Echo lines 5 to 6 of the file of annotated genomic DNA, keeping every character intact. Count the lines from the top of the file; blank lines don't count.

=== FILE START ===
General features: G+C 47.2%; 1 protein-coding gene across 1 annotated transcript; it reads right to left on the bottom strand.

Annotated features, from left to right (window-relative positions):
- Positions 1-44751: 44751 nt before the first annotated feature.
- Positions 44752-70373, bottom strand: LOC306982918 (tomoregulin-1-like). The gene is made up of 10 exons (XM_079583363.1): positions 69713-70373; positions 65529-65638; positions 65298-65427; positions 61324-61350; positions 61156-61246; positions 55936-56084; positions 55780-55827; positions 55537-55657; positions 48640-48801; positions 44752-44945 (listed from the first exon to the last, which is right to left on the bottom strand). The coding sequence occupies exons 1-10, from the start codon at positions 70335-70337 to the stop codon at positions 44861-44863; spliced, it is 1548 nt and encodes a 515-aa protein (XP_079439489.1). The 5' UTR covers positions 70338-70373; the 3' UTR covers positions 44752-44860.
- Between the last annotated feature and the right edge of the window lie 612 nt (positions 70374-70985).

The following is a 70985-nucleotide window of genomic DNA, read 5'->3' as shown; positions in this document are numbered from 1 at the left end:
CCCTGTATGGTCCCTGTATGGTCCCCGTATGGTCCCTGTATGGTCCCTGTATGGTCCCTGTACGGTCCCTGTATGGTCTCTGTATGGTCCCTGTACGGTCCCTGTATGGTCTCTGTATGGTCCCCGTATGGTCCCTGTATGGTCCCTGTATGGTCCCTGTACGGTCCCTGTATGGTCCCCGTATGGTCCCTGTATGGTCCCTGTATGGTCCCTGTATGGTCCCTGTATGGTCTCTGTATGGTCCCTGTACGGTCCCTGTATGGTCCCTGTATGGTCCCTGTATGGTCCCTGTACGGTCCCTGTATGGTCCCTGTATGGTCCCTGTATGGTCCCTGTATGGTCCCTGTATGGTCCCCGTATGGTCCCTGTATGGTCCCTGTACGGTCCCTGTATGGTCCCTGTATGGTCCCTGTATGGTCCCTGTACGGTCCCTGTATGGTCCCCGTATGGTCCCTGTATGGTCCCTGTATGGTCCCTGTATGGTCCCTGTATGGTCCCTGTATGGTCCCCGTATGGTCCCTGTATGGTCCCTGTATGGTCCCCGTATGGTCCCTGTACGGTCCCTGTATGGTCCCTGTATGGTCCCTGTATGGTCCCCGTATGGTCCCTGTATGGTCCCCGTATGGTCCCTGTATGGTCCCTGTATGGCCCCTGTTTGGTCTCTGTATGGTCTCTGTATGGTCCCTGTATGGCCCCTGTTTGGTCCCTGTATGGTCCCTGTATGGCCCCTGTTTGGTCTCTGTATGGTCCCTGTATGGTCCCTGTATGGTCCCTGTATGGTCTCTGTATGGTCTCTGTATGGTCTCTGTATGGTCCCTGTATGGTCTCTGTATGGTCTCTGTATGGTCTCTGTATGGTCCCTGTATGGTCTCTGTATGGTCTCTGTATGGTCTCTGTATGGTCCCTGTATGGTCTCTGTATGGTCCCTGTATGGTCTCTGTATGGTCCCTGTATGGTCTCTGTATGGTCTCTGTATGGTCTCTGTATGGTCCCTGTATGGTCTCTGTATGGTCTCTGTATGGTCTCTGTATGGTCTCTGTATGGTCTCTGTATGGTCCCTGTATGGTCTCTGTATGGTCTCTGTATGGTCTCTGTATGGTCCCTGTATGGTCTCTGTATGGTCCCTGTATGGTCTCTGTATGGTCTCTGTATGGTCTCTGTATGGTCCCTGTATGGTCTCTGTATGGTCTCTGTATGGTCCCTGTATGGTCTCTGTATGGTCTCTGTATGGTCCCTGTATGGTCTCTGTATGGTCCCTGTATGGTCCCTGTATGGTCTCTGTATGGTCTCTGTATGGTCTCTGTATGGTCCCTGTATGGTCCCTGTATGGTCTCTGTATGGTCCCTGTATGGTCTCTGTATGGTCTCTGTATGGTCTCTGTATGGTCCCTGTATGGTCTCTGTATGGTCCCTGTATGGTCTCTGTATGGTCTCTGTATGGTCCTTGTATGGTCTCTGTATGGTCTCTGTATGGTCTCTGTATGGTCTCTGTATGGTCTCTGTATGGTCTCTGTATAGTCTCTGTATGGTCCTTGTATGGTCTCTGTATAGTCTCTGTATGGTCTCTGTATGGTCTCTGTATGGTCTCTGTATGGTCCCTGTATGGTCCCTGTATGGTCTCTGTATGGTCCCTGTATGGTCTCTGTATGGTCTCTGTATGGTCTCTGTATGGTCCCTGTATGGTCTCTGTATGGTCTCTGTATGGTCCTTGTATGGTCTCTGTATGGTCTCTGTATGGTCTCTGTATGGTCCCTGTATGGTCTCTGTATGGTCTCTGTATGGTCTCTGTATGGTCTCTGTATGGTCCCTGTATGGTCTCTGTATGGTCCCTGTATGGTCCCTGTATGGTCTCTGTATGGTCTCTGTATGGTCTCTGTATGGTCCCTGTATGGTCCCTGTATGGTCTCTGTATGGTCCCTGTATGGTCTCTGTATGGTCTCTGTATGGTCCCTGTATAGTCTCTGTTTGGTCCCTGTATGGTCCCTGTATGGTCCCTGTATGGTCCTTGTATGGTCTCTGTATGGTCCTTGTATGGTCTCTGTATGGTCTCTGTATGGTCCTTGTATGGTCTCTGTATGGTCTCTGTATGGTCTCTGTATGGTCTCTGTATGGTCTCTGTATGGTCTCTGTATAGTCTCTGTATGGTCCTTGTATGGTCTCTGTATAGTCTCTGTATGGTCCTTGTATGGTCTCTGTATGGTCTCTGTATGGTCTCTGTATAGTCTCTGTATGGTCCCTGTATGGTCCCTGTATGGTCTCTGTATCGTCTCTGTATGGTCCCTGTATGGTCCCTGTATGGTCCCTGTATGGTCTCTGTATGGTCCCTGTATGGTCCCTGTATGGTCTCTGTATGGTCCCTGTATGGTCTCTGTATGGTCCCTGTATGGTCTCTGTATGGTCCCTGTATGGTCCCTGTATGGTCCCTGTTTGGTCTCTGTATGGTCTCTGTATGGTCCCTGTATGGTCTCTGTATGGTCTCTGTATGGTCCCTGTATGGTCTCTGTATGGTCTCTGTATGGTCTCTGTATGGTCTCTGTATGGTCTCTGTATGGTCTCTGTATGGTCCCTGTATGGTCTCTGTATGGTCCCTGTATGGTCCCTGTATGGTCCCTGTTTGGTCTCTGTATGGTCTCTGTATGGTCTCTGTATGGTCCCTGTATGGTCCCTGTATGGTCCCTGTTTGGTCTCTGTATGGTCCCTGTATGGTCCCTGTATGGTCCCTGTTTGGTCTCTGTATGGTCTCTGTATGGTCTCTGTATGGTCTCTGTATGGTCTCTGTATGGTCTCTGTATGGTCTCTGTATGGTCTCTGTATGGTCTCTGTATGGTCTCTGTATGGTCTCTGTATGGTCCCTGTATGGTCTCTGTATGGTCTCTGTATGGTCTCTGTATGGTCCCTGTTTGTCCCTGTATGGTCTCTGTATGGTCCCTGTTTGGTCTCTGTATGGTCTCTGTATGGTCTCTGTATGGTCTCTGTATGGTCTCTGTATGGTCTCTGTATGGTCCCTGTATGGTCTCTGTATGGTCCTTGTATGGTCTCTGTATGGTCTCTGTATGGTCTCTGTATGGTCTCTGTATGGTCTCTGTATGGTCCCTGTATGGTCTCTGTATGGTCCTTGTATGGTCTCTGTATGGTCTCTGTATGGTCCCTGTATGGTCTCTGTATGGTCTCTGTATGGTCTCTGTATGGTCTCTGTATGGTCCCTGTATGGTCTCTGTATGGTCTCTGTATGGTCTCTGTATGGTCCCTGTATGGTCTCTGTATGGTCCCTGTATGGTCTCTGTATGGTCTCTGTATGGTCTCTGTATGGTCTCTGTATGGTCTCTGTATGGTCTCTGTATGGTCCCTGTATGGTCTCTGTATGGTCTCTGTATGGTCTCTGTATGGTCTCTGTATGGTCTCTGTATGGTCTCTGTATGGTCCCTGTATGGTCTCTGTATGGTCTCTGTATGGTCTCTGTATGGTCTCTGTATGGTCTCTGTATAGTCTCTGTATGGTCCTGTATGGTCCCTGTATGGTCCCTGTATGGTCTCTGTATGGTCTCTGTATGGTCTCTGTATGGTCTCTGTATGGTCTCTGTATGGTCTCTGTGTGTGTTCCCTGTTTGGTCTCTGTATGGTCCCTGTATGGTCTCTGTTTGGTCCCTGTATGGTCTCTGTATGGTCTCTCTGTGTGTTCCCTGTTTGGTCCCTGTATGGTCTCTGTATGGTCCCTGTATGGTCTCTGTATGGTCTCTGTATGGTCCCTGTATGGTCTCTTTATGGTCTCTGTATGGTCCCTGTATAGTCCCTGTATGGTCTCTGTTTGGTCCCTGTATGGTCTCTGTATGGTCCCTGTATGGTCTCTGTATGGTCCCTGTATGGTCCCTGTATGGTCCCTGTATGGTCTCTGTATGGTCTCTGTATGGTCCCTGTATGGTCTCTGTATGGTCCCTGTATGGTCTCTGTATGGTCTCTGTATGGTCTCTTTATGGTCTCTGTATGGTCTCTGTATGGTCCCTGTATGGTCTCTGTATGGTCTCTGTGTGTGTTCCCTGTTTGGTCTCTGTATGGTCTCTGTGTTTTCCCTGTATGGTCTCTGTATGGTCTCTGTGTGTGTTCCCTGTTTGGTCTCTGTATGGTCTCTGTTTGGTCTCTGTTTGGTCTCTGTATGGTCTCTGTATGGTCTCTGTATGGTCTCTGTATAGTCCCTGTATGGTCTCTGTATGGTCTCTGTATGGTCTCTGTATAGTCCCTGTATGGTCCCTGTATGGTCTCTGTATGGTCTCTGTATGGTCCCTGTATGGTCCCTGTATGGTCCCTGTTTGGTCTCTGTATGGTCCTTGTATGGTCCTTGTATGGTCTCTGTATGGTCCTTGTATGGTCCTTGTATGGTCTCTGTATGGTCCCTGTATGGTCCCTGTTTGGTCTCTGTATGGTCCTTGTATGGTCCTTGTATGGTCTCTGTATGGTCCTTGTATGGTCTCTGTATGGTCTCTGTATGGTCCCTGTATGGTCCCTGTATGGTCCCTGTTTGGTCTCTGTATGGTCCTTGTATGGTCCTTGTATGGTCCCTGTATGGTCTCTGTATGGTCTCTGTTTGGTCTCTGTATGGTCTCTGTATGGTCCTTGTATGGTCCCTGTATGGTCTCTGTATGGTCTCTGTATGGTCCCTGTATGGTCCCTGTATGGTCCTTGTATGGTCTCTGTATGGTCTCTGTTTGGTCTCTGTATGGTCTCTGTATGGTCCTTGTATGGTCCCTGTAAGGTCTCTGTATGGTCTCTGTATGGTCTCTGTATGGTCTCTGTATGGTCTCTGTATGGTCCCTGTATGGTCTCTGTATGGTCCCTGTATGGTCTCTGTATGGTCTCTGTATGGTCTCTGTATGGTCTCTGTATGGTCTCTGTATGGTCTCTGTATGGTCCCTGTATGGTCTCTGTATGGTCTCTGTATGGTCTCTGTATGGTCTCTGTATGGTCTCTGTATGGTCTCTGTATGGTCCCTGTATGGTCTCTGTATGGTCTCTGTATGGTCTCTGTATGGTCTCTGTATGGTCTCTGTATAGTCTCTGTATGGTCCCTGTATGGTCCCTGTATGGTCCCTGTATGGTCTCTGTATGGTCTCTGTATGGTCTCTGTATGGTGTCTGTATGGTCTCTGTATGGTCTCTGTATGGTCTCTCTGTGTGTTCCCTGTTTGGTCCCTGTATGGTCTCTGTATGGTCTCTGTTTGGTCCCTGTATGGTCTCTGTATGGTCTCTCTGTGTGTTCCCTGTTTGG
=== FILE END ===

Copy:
- Between the last annotated feature and the right edge of the window lie 612 nt (positions 70374-70985).

The following is a 70985-nucleotide window of genomic DNA, read 5'->3' as shown; positions in this document are numbered from 1 at the left end: